Updated on 09/16/2011 7:40AM

Betting on slots before they arrive

Brian Burgess
In anticipation of a flood of slot revenue next year, Louisiana Downs has significantly boosted purses for its summer meet.

BOSSIER CITY, La. - They're not waiting to hear slot machines dinging at Louisiana Downs: Instead, track officials have decided to pay out purses as if the machines were already running.

When Louisiana Downs opens an 80-day meet Friday, purses will average $200,000 a day. That's 58 percent more than last year, when purses averaged $126,000. More important, it puts Louisiana Downs on par with other tracks in the Southwest, such as Oaklawn Park in Hot Springs, Ark., and Lone Star Park near Dallas, each of which distribute more than $225,000 a day.

Horsemen have taken notice of the increase, and the meet has attracted a handful of solid new trainers - including Stanley Roberts, Donnie Von Hemel, and Kenny Smith - as well as Cole Norman, the four-time defending champ.

It all comes down to slots. Awarded a license to operate slots in March 2001, the track is under contract to be sold to a group of local businessmen for $54 million. The new owners were willing to increase purses to begin ushering in what they hope will be an era of growth at the track, which is tucked into the northwest corner of the state near Shreveport.

The extra cash required for the higher purses - which track officials expect to be in the $2.5 million range - could be made up in as little as a month's time once slots come on line at the track in late summer or early fall of 2003, the officials said. "When slots are up and operating, we'll recover much of those funds in a hurry," said Ray Tromba, vice president and general manager of Louisiana Downs.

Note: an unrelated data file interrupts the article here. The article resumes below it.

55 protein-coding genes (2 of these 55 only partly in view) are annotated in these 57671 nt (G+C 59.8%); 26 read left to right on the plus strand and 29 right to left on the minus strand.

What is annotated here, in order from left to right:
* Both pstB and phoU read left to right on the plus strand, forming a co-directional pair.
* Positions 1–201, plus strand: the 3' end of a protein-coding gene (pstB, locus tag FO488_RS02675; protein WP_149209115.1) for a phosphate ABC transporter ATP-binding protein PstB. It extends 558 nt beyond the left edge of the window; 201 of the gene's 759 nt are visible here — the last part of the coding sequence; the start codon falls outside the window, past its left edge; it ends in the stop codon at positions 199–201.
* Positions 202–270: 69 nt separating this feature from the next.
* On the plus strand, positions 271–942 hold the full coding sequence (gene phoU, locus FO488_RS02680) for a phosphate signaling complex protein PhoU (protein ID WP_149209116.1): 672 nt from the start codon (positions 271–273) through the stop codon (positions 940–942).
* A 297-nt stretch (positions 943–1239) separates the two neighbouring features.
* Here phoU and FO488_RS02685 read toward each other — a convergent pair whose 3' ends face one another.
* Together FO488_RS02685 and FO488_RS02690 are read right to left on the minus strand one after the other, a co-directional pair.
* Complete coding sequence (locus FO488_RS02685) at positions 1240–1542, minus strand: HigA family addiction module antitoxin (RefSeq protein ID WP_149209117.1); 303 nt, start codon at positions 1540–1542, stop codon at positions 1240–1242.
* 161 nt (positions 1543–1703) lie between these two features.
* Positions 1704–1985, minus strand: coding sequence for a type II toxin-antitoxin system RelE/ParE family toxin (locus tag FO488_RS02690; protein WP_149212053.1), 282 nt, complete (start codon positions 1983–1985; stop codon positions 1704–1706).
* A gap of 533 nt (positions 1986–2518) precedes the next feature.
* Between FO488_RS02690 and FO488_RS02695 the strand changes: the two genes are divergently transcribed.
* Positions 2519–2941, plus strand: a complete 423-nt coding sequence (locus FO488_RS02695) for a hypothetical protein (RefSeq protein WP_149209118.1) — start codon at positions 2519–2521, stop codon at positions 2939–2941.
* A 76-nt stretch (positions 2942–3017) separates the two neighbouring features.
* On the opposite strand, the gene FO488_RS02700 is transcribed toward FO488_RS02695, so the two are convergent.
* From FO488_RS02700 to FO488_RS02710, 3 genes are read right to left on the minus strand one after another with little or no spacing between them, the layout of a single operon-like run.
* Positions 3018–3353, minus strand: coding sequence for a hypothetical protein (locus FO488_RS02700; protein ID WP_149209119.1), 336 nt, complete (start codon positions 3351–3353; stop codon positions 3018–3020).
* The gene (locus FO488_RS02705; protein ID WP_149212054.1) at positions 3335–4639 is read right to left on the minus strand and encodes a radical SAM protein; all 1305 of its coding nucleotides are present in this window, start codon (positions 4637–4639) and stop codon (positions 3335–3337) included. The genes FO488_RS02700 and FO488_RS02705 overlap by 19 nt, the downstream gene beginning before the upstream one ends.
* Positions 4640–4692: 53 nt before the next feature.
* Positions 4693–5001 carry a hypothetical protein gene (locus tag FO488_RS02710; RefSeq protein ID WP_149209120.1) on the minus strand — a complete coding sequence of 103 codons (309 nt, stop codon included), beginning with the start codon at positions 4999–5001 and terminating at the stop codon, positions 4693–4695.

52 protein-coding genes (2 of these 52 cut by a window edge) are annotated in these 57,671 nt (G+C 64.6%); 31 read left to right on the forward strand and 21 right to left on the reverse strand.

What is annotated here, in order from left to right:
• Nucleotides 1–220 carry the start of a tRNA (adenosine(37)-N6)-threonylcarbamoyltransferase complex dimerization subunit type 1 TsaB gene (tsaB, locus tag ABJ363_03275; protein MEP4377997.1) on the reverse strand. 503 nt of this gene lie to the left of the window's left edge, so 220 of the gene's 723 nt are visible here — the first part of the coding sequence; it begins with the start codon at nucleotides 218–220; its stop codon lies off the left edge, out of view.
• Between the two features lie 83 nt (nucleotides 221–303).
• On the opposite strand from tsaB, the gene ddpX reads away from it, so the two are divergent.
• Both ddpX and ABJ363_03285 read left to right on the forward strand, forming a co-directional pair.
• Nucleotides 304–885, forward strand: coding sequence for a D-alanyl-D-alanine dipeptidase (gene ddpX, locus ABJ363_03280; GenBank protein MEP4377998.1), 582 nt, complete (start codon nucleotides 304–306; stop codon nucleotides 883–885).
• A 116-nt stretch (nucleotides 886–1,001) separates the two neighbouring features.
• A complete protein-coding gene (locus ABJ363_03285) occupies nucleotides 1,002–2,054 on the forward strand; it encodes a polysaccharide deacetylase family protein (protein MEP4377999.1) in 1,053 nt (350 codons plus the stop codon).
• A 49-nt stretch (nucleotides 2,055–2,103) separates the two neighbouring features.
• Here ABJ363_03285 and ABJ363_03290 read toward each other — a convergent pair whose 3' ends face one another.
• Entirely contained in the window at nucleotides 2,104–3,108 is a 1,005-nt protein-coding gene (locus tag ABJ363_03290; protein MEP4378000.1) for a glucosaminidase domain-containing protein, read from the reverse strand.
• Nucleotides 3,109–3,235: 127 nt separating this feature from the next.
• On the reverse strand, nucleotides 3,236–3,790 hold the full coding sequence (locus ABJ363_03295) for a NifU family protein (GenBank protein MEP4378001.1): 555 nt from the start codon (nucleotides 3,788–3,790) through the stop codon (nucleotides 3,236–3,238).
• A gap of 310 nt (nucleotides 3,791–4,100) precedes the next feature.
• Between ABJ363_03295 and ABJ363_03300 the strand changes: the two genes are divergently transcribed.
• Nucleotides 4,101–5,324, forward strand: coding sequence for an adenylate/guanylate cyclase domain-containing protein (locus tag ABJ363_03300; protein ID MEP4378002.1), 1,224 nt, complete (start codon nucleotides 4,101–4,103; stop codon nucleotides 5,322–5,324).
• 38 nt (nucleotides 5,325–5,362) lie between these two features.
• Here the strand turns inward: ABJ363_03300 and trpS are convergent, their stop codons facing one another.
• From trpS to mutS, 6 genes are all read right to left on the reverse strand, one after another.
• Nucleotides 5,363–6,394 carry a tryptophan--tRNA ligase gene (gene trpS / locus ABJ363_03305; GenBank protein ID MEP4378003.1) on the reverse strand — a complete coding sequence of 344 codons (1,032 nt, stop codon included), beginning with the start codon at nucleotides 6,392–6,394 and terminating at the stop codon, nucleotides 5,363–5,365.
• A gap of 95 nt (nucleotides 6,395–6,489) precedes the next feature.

The higher purse structure will apply to the summer meet which runs from Friday to Sept. 22. Purses will drop to $100,000 a day for the fall meet which runs from Sept. 26 to Nov. 10.

John Franks, an Eclipse Award winner and 17-time leading owner at Louisiana Downs, said he was excited about the new purse structure and about the track's future. "I think it's very competitive with a lot of good tracks around the country," he said.

Franks has operated his principle business, Franks Petroleum, in Shreveport since 1964, and he said he knows or has done business with the track's new investors. "They have good reputations," said Franks. "I think everything is going to jell."

The new ownership group is undergoing routine background checks by the Louisiana State Police. Once the checks have been completed, the owners will appear before the Louisiana Racing Commission and the Louisiana Gaming Control Board for final approvals. Despite the lengthy process, the sale should be complete by the end of the meet. "I'm not sure that things could be expedited any quicker," said Tromba.

In addition to the new purse structure, Louisiana Downs has made changes to its racing schedule and to its marquee race, the $500,000 Super Derby. In a nutshell, both have been shortened. The track has dropped Mondays this meet and will race four days a week from Thursday to Sunday.

As for the Super Derby, the trip has been cut from 1 1/4 miles to 1 1/8 miles. The race will also run as a Grade 2 this year after being conducted as a Grade 1 since 1983. The new distance is in response to requests from horsemen over the past several years, said Pat Pope, the track's racing secretary.

Pope is hopeful the new purse increase this meet will lead to fuller, competitive fields. "I expect to see more higher priced claiming races and allowances go more consistently," said Pope.

For its opening day program, Louisiana Downs has carded 11 races. The feature is the $50,000 Kings Court, headed by Beau's Town, who is looking for his seventh straight win. First post is 3 p.m. Central.